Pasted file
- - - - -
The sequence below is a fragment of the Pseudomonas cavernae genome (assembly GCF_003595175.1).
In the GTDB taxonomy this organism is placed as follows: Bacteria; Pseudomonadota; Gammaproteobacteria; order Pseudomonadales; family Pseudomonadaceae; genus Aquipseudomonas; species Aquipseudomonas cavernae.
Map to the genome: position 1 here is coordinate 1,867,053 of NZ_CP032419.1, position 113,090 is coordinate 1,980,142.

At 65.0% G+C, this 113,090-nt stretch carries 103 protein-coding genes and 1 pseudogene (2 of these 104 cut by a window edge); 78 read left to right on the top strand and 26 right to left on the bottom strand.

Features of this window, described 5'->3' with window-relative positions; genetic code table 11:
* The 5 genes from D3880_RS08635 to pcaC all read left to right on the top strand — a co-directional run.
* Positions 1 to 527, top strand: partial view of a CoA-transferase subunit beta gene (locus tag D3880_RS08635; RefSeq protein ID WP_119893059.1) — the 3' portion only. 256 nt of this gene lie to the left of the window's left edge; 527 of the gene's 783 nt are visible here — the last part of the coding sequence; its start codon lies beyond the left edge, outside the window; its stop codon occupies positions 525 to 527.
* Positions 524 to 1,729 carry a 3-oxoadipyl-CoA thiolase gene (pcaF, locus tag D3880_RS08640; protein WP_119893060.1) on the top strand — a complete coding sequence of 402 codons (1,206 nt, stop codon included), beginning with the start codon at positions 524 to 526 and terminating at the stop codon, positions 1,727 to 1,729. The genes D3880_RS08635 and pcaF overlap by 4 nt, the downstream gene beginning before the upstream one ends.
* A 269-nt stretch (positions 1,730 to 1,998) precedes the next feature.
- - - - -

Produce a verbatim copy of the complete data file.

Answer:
The sequence below is a fragment of the Pseudomonas cavernae genome (assembly GCF_003595175.1).
In the GTDB taxonomy this organism is placed as follows: Bacteria; Pseudomonadota; Gammaproteobacteria; order Pseudomonadales; family Pseudomonadaceae; genus Aquipseudomonas; species Aquipseudomonas cavernae.
Map to the genome: position 1 here is coordinate 1,867,053 of NZ_CP032419.1, position 113,090 is coordinate 1,980,142.

At 65.0% G+C, this 113,090-nt stretch carries 103 protein-coding genes and 1 pseudogene (2 of these 104 cut by a window edge); 78 read left to right on the top strand and 26 right to left on the bottom strand.

Features of this window, described 5'->3' with window-relative positions; genetic code table 11:
* The 5 genes from D3880_RS08635 to pcaC all read left to right on the top strand — a co-directional run.
* Positions 1 to 527, top strand: partial view of a CoA-transferase subunit beta gene (locus tag D3880_RS08635; RefSeq protein ID WP_119893059.1) — the 3' portion only. 256 nt of this gene lie to the left of the window's left edge; 527 of the gene's 783 nt are visible here — the last part of the coding sequence; its start codon lies beyond the left edge, outside the window; its stop codon occupies positions 525 to 527.
* Positions 524 to 1,729 carry a 3-oxoadipyl-CoA thiolase gene (pcaF, locus tag D3880_RS08640; protein WP_119893060.1) on the top strand — a complete coding sequence of 402 codons (1,206 nt, stop codon included), beginning with the start codon at positions 524 to 526 and terminating at the stop codon, positions 1,727 to 1,729. The genes D3880_RS08635 and pcaF overlap by 4 nt, the downstream gene beginning before the upstream one ends.
* A 269-nt stretch (positions 1,730 to 1,998) precedes the next feature.